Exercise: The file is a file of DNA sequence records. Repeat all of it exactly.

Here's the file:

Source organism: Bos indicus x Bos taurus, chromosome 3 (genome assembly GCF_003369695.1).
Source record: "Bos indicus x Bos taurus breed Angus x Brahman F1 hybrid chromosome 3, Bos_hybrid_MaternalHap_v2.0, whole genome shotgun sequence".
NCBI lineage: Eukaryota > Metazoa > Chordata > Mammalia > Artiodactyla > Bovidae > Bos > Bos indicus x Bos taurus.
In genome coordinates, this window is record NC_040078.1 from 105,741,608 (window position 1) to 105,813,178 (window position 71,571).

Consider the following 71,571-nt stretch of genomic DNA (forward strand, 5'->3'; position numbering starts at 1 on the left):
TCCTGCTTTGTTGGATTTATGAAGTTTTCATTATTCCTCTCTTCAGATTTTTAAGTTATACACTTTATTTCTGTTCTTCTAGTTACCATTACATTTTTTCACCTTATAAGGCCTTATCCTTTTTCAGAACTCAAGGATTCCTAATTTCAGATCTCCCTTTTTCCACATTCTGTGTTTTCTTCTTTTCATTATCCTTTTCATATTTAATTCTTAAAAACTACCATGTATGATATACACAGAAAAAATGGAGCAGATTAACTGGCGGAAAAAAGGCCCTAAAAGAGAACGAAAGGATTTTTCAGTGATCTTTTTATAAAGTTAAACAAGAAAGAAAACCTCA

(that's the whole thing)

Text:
Source organism: Bos indicus x Bos taurus, chromosome 3 (genome assembly GCF_003369695.1).
Source record: "Bos indicus x Bos taurus breed Angus x Brahman F1 hybrid chromosome 3, Bos_hybrid_MaternalHap_v2.0, whole genome shotgun sequence".
NCBI lineage: Eukaryota > Metazoa > Chordata > Mammalia > Artiodactyla > Bovidae > Bos > Bos indicus x Bos taurus.
In genome coordinates, this window is record NC_040078.1 from 105,741,608 (window position 1) to 105,813,178 (window position 71,571).

Consider the following 71,571-nt stretch of genomic DNA (forward strand, 5'->3'; position numbering starts at 1 on the left):
TCCTGCTTTGTTGGATTTATGAAGTTTTCATTATTCCTCTCTTCAGATTTTTAAGTTATACACTTTATTTCTGTTCTTCTAGTTACCATTACATTTTTTCACCTTATAAGGCCTTATCCTTTTTCAGAACTCAAGGATTCCTAATTTCAGATCTCCCTTTTTCCACATTCTGTGTTTTCTTCTTTTCATTATCCTTTTCATATTTAATTCTTAAAAACTACCATGTATGATATACACAGAAAAAATGGAGCAGATTAACTGGCGGAAAAAAGGCCCTAAAAGAGAACGAAAGGATTTTTCAGTGATCTTTTTATAAAGTTAAACAAGAAAGAAAACCTCA